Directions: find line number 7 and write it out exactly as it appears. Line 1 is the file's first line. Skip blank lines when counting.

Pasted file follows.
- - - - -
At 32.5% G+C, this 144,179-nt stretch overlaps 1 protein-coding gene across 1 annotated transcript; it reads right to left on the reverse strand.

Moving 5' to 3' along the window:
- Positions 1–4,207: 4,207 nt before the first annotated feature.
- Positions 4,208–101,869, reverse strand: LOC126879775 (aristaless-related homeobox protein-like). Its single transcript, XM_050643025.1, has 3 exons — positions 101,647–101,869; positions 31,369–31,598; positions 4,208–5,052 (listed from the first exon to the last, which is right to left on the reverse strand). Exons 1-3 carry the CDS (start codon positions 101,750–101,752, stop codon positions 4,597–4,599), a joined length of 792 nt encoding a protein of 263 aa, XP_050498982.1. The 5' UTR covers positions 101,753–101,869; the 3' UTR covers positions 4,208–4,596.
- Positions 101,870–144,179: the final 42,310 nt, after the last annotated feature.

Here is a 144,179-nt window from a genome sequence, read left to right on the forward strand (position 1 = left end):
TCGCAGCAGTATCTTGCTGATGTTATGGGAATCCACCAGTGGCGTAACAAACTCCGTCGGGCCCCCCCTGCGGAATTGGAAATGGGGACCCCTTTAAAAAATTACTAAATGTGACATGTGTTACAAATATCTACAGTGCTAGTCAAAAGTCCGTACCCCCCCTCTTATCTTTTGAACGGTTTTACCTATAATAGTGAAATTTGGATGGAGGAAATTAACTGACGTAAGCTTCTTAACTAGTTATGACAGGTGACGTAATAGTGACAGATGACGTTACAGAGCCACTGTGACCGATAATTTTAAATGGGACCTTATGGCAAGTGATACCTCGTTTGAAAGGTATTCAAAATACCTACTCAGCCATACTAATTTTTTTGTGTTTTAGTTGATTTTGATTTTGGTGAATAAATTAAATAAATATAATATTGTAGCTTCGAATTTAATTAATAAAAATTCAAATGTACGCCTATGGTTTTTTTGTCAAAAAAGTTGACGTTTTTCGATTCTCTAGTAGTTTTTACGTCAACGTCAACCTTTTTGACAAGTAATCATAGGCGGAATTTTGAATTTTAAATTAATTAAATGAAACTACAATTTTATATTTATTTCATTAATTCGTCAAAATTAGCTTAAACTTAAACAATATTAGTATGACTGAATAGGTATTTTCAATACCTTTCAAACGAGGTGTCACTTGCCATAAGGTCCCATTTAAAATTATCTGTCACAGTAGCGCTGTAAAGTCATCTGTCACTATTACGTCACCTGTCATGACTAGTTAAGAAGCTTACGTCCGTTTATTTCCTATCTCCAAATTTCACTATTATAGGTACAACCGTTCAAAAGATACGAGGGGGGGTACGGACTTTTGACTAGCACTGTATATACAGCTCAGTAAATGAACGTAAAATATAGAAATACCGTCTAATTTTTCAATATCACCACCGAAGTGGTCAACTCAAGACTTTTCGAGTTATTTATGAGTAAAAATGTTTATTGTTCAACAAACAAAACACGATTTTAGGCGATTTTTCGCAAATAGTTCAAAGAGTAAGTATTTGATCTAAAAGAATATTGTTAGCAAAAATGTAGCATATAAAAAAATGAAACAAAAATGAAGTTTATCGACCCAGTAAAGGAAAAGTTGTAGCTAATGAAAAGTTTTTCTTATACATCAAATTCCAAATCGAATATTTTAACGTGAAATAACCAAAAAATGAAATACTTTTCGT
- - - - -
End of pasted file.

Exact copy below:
TCGCAGCAGTATCTTGCTGATGTTATGGGAATCCACCAGTGGCGTAACAAACTCCGTCGGGCCCCCCCTGCGGAATTGGAAATGGGGACCCCTTTAAAAAATTACTAAATGTGACATGTGTTACAAATATCTACAGTGCTAGTCAAAAGTCCGTACCCCCCCTCTTATCTTTTGAACGGTTTTACCTATAATAGTGAAATTTGGATGGAGGAAATTAACTGACGTAAGCTTCTTAACTAGTTATGACAGGTGACGTAATAGTGACAGATGACGTTACAGAGCCACTGTGACCGATAATTTTAAATGGGACCTTATGGCAAGTGATACCTCGTTTGAAAGGTATTCAAAATACCTACTCAGCCATACTAATTTTTTTGTGTTTTAGTTGATTTTGATTTTGGTGAATAAATTAAATAAATATAATATTGTAGCTTCGAATTTAATTAATAAAAATTCAAATGTACGCCTATGGTTTTTTTGTCAAAAAAGTTGACGTTTTTCGATTCTCTAGTAGTTTTTACGTCAACGTCAACCTTTTTGACAAGTAATCATAGGCGGAATTTTGAATTTTAAATTAATTAAATGAAACTACAATTTTATATTTATTTCATTAATTCGTCAAAATTAGCTTAAACTTAAACAATATTAGTATGACTGAATAGGTATTTTCAATACCTTTCAAACGAGGTGTCACTTGCCATAAGGTCCCATTTAAAATTATCTGTCACAGTAGCGCTGTAAAGTCATCTGTCACTATTACGTCACCTGTCATGACTAGTTAAGAAGCTTACGTCCGTTTATTTCCTATCTCCAAATTTCACTATTATAGGTACAACCGTTCAAAAGATACGAGGGGGGGTACGGACTTTTGACTAGCACTGTATATACAGCTCAGTAAATGAACGTAAAATATAGAAATACCGTCTAATTTTTCAATATCACCACCGAAGTGGTCAACTCAAGACTTTTCGAGTTATTTATGAGTAAAAATGTTTATTGTTCAACAAACAAAACACGATTTTAGGCGATTTTTCGCAAATAGTTCAAAGAGTAAGTATTTGATCTAAAAGAATATTGTTAGCAAAAATGTAGCATATAAAAAAATGAAACAAAAATGAAGTTTATCGACCCAGTAAAGGAAAAGTTGTAGCTAATGAAAAGTTTTTCTTATACATCAAATTCCAAATCGAATATTTTAACGTGAAATAACCAAAAAATGAAATACTTTTCGT